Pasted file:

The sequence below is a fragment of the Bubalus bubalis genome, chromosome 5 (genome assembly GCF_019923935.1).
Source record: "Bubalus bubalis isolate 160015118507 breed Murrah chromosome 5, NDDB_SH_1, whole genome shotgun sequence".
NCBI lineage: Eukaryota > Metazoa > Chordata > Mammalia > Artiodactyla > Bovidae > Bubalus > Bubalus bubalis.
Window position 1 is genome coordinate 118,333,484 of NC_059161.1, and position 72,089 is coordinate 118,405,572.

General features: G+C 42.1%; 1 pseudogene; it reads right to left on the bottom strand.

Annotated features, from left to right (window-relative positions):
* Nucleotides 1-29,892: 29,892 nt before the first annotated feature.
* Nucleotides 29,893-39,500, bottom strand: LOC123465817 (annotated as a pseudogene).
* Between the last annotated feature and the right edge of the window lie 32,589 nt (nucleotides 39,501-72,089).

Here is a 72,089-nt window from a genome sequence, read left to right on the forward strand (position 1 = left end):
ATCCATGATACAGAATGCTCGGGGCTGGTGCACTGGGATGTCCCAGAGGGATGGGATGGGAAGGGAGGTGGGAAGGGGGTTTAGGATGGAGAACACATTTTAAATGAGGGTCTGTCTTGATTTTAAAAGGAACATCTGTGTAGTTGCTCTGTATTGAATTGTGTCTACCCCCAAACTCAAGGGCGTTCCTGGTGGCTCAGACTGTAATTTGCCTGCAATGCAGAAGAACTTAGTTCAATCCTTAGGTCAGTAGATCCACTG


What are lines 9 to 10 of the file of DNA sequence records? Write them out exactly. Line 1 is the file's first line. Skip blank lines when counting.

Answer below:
* Between the last annotated feature and the right edge of the window lie 32,589 nt (nucleotides 39,501-72,089).

Here is a 72,089-nt window from a genome sequence, read left to right on the forward strand (position 1 = left end):